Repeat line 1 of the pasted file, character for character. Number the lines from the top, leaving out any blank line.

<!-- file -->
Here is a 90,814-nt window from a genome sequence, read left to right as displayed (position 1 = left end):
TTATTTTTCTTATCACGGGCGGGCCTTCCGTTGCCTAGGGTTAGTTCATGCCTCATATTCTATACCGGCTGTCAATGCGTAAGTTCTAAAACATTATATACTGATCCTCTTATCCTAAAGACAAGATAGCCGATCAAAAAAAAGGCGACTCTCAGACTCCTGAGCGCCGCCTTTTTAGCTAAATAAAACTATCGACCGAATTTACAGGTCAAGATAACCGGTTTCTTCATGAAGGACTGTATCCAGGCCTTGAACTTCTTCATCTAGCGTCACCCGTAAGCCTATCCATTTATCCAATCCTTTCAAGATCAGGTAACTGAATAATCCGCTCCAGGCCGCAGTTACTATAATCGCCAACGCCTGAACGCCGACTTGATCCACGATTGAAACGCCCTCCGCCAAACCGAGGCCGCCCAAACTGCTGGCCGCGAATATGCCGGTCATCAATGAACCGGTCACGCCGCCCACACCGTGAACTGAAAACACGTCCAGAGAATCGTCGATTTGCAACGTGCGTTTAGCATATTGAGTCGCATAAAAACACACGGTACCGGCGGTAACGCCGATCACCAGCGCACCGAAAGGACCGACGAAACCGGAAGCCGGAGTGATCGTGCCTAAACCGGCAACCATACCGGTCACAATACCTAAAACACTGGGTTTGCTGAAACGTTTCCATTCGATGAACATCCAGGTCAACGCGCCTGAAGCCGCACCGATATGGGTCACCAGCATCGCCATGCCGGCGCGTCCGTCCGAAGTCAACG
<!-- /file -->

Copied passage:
Here is a 90,814-nt window from a genome sequence, read left to right as displayed (position 1 = left end):